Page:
The Competition Commission of Pakistan (CCP) has approved what is the first major merger in the history of mobile telecommunications in Pakistan, the one between Mobilink and Warid. The approval also officiated, the Mobilink-Warid merger to be unquestionably guilty of killing the brand identity of at least one of the merged parties.
Leaving aside the highly focused upon “financial benefits” (cost leadership, revenue synergies etc.) of the Mobilink-Warid merger as persuasively argued by Hamza Mudassir and Sajjad Rehman in their article. Let us also take a look at what the merger means from a branding perspective.
A Brand To Be Heard
When Warid entered the Pakistan market in 2004, it wasted no time in establishing a nationwide network covering 28 cities on the back of Pakistan’s stellar reputation at the time as it was also called as one of top 10 Asia Pacific country with one of the fastest growing markets in the world in terms of net subscriber additions, by Telecoms.
The advertising was equally stellar. With the tag line “Be Heard” and the spell-binding “Jhoomo re Saawan Ayo” sound-track to accompany it, Warid’s launch TV commercial inspired us to “Be Spontaneous” and to “Be One with 145 million people”. It was in stark contrast to today’s patience-draining telco ads and had all the ingredients to make it extraordinarily memorable and also to make it click across various socio-economic classes.
With unpretentious branding and innovative packages (such as “friends and family”, 30 second and per second billing) as well as un-rivaled customer loyalty especially among post-paid users, Warid had already captured 10% of the market ahead of rival Telenor by end 2005 (BMI). By mid 2006, it had dented market leader Mobilink’s share from 58% to 51% (PTA).
From A Whisper To A Bang
Despite its remarkable growth, the Warid brand began losing its ability to “be heard” from 2009 onwards due to the economic downturn, sloppy internal management and infrastructure investment by a relatively new entrant Zong. After being overtaken by Zong in 2011 (PTA) it was left with the smallest market share. Warid brand was further battered by take-over rumours from Zong and Telenor. Eventually, a serious offer to acquire 100% of Warid Telecom was put in by PTCL in Sept 2013 and the mobile telco industry had practically written off Warid as a player without any significance, reducing the brand to no more than a whisper.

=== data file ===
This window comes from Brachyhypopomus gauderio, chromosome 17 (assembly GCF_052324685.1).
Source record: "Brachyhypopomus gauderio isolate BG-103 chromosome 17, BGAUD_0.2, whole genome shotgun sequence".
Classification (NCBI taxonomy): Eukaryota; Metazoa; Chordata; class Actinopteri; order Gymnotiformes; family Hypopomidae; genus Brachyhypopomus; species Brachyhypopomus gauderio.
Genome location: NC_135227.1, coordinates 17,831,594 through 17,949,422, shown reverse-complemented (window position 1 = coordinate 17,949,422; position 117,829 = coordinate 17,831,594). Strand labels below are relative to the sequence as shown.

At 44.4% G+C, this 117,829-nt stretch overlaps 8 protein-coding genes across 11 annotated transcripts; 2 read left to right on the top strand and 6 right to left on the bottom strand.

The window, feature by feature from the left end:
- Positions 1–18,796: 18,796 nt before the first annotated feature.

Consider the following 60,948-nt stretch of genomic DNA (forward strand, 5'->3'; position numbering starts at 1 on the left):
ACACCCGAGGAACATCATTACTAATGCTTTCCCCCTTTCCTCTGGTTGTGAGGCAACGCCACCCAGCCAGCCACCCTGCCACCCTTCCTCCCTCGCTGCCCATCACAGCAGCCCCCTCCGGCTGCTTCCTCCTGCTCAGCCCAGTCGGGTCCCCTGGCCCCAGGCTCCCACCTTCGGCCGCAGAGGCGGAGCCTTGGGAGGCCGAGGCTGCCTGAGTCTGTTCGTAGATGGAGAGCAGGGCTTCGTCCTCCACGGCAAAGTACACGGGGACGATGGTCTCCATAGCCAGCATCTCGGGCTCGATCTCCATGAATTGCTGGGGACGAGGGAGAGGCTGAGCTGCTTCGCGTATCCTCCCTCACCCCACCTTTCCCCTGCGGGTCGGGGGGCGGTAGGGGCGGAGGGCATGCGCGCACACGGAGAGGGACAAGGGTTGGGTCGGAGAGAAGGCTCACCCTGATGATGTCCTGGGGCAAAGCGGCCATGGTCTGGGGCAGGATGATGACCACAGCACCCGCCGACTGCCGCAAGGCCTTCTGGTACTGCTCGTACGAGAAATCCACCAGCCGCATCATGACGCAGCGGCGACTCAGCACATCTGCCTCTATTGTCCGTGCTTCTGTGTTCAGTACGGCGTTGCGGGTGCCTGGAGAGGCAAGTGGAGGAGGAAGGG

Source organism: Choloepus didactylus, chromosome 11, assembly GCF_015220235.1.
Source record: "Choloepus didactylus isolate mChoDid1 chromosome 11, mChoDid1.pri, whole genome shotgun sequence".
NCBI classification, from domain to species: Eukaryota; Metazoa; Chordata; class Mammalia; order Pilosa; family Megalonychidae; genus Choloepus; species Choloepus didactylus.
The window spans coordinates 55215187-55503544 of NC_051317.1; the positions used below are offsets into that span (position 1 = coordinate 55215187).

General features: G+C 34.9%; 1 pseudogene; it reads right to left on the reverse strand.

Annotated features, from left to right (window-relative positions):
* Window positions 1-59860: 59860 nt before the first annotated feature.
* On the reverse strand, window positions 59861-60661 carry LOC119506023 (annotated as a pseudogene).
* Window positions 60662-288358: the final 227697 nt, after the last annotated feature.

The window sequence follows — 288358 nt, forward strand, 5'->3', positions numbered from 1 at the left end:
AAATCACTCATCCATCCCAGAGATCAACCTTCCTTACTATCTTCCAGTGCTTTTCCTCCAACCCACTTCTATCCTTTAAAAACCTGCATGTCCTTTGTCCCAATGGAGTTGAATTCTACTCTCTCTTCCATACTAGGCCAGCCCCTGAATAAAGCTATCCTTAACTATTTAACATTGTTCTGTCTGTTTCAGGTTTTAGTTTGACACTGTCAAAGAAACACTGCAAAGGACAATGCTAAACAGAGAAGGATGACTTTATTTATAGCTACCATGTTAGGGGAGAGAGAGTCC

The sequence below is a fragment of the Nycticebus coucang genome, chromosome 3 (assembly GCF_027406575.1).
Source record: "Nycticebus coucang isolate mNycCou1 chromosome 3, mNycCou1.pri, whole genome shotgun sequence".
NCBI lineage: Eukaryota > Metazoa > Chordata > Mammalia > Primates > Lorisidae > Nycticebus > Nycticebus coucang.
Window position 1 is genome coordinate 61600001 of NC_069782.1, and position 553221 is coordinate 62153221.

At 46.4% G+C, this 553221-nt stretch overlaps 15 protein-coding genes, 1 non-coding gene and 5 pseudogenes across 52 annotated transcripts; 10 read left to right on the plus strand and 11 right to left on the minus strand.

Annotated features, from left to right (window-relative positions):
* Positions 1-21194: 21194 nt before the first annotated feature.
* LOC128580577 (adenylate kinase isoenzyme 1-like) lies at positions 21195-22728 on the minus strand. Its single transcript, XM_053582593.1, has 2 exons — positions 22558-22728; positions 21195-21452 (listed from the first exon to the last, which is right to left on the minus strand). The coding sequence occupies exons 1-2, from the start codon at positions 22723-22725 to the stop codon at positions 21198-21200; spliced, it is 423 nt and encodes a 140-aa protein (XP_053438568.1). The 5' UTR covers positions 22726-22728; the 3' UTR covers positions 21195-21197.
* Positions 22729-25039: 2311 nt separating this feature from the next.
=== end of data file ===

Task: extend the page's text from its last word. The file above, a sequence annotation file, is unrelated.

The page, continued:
Imagine the industry’s astonishment, when Warid ingeniously landed an LTE license during the April 2014 3G/4G license auctions! The nifty move of re-farming existing spectrum meant that Warid became the first mobile telco in the world to go directly from being a 2G player to a 4G one. Leaving the only other 4G licensee, Zong, struggling in its wake, Warid was undeniably the one being heard by both its loyal (albeit small), high ARPU customer base and the many new subscribers who aspired to be on its superior quality LTE network.
So Then Can Warid Still Be Heard?
But what will happen to the Warid brand as the Mobilink Warid merger has entered Phase 2 and the two companies officially “merged into one”? It remains to see that will Mobilink be able to carry over the enviable post-paid and central region loyalty of Warid’s LTE customers while trying to regain the premium brand image it lost years ago? As with the EE (Everything Everywhere) take-over of the outstanding Orange and sturdy T-Mobile brands in the UK, it is also most likely that Mobilink will ensure that Warid slowly disappears from visibility.
In combining two physical networks, brands and retail operations for Phase 2 of the Mobilink Warid merger, Mobilink will start a “slow kill” of a brand that won the 4G branding race without even participating and ever so smartly created the “buzz” for the 4G market. No one will be able to sell 4G the way that Warid had.
The demise of the Warid brand should be mourned by all those who venerate phenomenal brands – also the fact that Mobilink showed no hesitation to be party to the cull.
The story originally appeared here and has been reproduced with permission.
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